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There is a traditional medicine man who works on site at the IHS clinic.  He is a tall, slight, wizened old guy w/ long fingers and deep lines creasing his face.  He sits w/ his eyes nearly closed and tells us stories of people plagued by the spirits of the dead, or even by consequences of killing ants.  He calls us white doctors butchers.  But he is kind and his eyes crinkle when he laughs and he admits that western medicine has its place.  He speaks of the importance of being part of nature and remembering who you are.  He speaks of the importance of knowing where you come from without holding on to the past.  He speaks, though in a tangential meandering fashion, of the importance of the connection between body and spirit.  Though I'm not sure about vengeful ant spirits, there is much wisdom in his words.  And I'm pretty sure I'm not a butcher. 

Some patients are very traditional, and it's not necessarily the folks you expect.  A very modern looking young lady pregnant w/ her 3rd child talks about taking her placenta home so that her uncle (a medicine man) can bury it (if it's a boy, she thinks) or put it in a tree (if it's a girl, but it may be the other way around... the old folks will tell her).  She didn't take the placenta home for her 2 boys and they were sickly kiddos w/ lots of colds and allergies.  Her uncle had to do a ceremony to help them.  So this time she'll take the placenta.

A hard-working fella w/ bad joints - most of them metal at this point - comes in w/ more trouble w/ his right leg.  He's got a new knee, new hip, plates and screws holding the bones of his lower leg together, deep scars on his thigh from an accident w/ a saw.  He needs another trip to the orthopedist and more physical therapy, but some folks have told him his leg would be better if he got the tattoo of a demon wearing a full feather headdress removed from his shin.  He's not sure, but thinks they may be right. 

A quiet, middle-aged lady took care of her mom when she was sick.  She touched her after she was gone, and now her bones ache and she's very stressed.  There is tension in the family.  She's tearful and in emotional and physical pain.  She wants some western medicine, but she thinks the medicine man will be able to help her get at the cause - her mother's death and her physical proximity to it.  She at least wants to try it first.  And you know, I think it will help her.  It'll be good for her to talk to the old man w/ his laugh lines and long limbs.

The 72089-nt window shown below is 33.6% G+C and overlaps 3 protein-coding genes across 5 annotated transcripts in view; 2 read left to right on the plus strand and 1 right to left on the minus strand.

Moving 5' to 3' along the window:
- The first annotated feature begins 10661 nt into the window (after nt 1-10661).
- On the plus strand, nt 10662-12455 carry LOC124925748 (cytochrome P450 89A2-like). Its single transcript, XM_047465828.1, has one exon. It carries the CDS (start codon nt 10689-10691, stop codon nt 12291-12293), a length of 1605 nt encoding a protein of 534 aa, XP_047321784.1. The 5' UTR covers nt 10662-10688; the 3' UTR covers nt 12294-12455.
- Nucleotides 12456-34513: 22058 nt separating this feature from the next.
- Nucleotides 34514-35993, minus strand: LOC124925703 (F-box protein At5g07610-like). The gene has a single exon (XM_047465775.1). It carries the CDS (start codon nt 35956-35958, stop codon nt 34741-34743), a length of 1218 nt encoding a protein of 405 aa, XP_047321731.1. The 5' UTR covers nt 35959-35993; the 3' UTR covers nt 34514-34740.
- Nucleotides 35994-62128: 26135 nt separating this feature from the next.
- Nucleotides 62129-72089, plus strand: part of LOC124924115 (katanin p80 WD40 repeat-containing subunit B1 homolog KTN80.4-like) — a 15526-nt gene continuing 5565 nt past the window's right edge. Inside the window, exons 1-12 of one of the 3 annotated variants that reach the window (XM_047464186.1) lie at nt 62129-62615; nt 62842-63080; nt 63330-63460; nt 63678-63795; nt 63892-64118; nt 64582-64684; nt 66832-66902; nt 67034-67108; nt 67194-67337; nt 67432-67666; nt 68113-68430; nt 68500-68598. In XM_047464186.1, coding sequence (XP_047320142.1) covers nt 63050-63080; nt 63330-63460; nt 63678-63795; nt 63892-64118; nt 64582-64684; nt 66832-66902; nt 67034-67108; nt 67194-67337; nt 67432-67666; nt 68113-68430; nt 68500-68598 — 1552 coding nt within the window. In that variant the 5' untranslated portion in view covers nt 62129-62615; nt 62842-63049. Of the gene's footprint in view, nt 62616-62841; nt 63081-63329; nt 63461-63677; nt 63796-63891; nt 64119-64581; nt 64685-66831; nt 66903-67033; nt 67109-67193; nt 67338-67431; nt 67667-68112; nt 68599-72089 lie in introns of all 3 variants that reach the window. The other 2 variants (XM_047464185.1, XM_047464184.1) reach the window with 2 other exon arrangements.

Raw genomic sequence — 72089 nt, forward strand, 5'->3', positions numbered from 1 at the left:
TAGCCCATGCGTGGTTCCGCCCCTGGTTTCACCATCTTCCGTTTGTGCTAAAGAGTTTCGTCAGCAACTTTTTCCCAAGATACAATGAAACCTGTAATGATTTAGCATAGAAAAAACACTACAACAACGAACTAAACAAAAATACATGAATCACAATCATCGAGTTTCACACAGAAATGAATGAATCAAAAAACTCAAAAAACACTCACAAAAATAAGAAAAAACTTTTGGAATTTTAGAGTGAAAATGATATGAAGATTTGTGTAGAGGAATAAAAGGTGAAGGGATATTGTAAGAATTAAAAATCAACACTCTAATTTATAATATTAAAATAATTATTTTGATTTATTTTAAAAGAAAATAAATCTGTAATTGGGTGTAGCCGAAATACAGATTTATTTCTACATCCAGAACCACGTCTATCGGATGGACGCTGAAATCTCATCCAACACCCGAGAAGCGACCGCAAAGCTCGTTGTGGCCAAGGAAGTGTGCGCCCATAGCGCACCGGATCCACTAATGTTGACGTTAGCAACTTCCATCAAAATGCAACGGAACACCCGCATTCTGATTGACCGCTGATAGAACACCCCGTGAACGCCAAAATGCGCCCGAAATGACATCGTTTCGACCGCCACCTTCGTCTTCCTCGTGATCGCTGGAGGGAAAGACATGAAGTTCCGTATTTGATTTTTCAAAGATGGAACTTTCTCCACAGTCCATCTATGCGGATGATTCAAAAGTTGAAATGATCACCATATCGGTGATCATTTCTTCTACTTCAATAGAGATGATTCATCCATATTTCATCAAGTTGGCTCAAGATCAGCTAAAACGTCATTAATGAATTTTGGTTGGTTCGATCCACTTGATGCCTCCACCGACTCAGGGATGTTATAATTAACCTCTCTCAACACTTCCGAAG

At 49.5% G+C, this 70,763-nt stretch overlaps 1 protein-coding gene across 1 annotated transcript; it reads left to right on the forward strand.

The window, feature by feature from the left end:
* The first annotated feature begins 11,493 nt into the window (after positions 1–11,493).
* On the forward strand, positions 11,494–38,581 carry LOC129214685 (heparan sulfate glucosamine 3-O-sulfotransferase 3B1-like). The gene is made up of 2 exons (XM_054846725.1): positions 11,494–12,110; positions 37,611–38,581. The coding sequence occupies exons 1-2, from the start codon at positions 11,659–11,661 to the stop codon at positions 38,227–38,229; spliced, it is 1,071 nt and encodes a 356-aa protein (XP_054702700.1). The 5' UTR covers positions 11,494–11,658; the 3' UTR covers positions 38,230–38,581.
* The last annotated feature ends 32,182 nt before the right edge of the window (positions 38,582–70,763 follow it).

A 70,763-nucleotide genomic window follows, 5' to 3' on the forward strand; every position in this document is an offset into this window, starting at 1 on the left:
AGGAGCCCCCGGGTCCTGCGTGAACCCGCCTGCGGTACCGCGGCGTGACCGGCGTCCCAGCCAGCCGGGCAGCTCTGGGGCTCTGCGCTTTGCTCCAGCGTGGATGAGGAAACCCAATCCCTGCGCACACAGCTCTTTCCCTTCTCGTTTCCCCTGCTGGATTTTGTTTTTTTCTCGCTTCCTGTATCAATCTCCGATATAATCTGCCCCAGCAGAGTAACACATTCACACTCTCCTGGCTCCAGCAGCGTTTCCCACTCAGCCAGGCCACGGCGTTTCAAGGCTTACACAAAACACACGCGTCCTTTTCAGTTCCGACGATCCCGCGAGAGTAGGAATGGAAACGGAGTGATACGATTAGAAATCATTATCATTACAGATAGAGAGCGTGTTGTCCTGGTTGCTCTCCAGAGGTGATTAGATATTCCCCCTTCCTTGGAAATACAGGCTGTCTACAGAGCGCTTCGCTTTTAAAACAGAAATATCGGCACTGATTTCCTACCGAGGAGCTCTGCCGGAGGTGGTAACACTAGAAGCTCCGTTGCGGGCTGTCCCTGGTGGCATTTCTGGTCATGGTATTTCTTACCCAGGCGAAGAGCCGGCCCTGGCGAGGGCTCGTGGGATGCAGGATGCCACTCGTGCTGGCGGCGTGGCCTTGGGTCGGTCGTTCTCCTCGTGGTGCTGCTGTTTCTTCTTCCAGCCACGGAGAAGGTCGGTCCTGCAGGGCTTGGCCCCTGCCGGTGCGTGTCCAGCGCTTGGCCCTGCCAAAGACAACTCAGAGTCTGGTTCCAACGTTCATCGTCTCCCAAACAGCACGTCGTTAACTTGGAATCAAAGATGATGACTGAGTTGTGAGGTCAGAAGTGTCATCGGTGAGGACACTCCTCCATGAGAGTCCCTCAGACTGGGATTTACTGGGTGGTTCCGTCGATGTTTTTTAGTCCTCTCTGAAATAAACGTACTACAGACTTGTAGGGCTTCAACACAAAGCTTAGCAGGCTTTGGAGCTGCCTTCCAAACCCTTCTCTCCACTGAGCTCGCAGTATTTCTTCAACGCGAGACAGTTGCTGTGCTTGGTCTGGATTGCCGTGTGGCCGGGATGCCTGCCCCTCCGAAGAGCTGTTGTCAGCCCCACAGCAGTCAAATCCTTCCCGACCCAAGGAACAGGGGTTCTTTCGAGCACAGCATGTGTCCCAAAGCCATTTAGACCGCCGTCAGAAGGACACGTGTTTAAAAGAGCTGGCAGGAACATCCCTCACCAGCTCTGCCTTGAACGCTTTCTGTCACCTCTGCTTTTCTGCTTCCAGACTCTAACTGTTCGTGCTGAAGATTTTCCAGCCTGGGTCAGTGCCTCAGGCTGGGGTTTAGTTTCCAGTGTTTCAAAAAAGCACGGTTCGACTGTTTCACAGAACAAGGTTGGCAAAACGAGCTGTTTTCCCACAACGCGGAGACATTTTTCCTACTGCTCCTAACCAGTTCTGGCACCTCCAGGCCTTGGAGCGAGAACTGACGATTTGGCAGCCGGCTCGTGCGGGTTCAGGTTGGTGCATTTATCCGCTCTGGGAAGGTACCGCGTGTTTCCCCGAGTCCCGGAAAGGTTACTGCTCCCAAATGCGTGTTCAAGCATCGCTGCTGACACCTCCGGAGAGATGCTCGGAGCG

( 4 comments — Leave a comment )
Apr. 29th, 2011 03:41 pm (UTC)
We've had some families with very positive traditional beliefs in my unit at times. It was wonderful to see how incorporating those beliefs into the care for their babies helped them to cope with the stresses of being surrounded by a highly medicalized, rather "rigid" environment. Seeing traditional clothing, linens, pictures, symbols, etc turning a drab, cold hospital bed into a bright, warm, loving place is wonderful.

There was one that still makes me sad, though. Tradition stated that a mother must not leave her home for a month following the delivery of her child, so she was unable to visit her baby while in the hospital. Other than immediately after birth, she did not see her child in person until the baby was about 2 weeks old.

I get that it isn't my place to feel sad about their beliefs, but I did anyways.
May. 7th, 2011 07:05 pm (UTC)
There's definitely something to be said for traditions. I think too often we throw out the baby with the bath water in western medicine. But I think that there are decisions made - some based on tradition and some on medical science, that are unfortunate. It can make it challenging, for sure!
Apr. 30th, 2011 02:05 am (UTC)
Fascinating. I feel like Spock might, examining a culture very different from my own simply through your words.

Sometimes it is mind over matter. In the third case, at least, I suspect that the woman needs to ease her worries by talking to someone.
May. 7th, 2011 07:07 pm (UTC)
A friendly ear and a familiar voice - coming from a similar background - can do wonders.

Glad I could share!
( 4 comments — Leave a comment )